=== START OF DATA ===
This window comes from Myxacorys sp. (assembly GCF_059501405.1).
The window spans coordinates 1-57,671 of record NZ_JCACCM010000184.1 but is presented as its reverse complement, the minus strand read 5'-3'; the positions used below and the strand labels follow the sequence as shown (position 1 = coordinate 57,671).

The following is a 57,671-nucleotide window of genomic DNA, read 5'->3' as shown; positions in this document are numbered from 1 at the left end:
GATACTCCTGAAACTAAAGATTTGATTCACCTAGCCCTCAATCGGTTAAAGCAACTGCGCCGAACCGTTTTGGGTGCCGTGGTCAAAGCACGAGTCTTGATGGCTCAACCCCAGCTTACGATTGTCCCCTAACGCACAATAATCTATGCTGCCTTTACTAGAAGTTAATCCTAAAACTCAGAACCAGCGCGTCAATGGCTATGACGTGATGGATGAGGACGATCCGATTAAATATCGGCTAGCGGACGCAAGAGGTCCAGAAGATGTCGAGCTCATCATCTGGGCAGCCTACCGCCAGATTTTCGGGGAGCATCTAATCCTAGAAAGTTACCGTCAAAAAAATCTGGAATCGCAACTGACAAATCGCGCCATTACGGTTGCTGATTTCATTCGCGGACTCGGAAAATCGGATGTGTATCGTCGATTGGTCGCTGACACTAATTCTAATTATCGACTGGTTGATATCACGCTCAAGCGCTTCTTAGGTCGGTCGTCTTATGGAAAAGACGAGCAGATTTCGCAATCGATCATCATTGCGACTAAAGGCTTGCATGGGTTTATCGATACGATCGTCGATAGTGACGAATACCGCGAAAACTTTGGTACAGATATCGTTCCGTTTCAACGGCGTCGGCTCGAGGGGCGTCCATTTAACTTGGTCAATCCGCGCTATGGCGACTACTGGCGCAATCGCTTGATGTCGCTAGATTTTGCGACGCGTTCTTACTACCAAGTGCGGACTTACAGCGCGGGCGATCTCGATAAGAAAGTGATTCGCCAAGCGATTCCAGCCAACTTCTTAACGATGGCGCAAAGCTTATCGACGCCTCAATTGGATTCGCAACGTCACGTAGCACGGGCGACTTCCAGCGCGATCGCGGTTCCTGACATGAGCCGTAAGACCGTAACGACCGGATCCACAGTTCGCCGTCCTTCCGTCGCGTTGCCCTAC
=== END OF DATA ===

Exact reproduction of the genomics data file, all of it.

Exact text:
This window comes from Myxacorys sp. (assembly GCF_059501405.1).
The window spans coordinates 1-57,671 of record NZ_JCACCM010000184.1 but is presented as its reverse complement, the minus strand read 5'-3'; the positions used below and the strand labels follow the sequence as shown (position 1 = coordinate 57,671).

The following is a 57,671-nucleotide window of genomic DNA, read 5'->3' as shown; positions in this document are numbered from 1 at the left end:
GATACTCCTGAAACTAAAGATTTGATTCACCTAGCCCTCAATCGGTTAAAGCAACTGCGCCGAACCGTTTTGGGTGCCGTGGTCAAAGCACGAGTCTTGATGGCTCAACCCCAGCTTACGATTGTCCCCTAACGCACAATAATCTATGCTGCCTTTACTAGAAGTTAATCCTAAAACTCAGAACCAGCGCGTCAATGGCTATGACGTGATGGATGAGGACGATCCGATTAAATATCGGCTAGCGGACGCAAGAGGTCCAGAAGATGTCGAGCTCATCATCTGGGCAGCCTACCGCCAGATTTTCGGGGAGCATCTAATCCTAGAAAGTTACCGTCAAAAAAATCTGGAATCGCAACTGACAAATCGCGCCATTACGGTTGCTGATTTCATTCGCGGACTCGGAAAATCGGATGTGTATCGTCGATTGGTCGCTGACACTAATTCTAATTATCGACTGGTTGATATCACGCTCAAGCGCTTCTTAGGTCGGTCGTCTTATGGAAAAGACGAGCAGATTTCGCAATCGATCATCATTGCGACTAAAGGCTTGCATGGGTTTATCGATACGATCGTCGATAGTGACGAATACCGCGAAAACTTTGGTACAGATATCGTTCCGTTTCAACGGCGTCGGCTCGAGGGGCGTCCATTTAACTTGGTCAATCCGCGCTATGGCGACTACTGGCGCAATCGCTTGATGTCGCTAGATTTTGCGACGCGTTCTTACTACCAAGTGCGGACTTACAGCGCGGGCGATCTCGATAAGAAAGTGATTCGCCAAGCGATTCCAGCCAACTTCTTAACGATGGCGCAAAGCTTATCGACGCCTCAATTGGATTCGCAACGTCACGTAGCACGGGCGACTTCCAGCGCGATCGCGGTTCCTGACATGAGCCGTAAGACCGTAACGACCGGATCCACAGTTCGCCGTCCTTCCGTCGCGTTGCCCTAC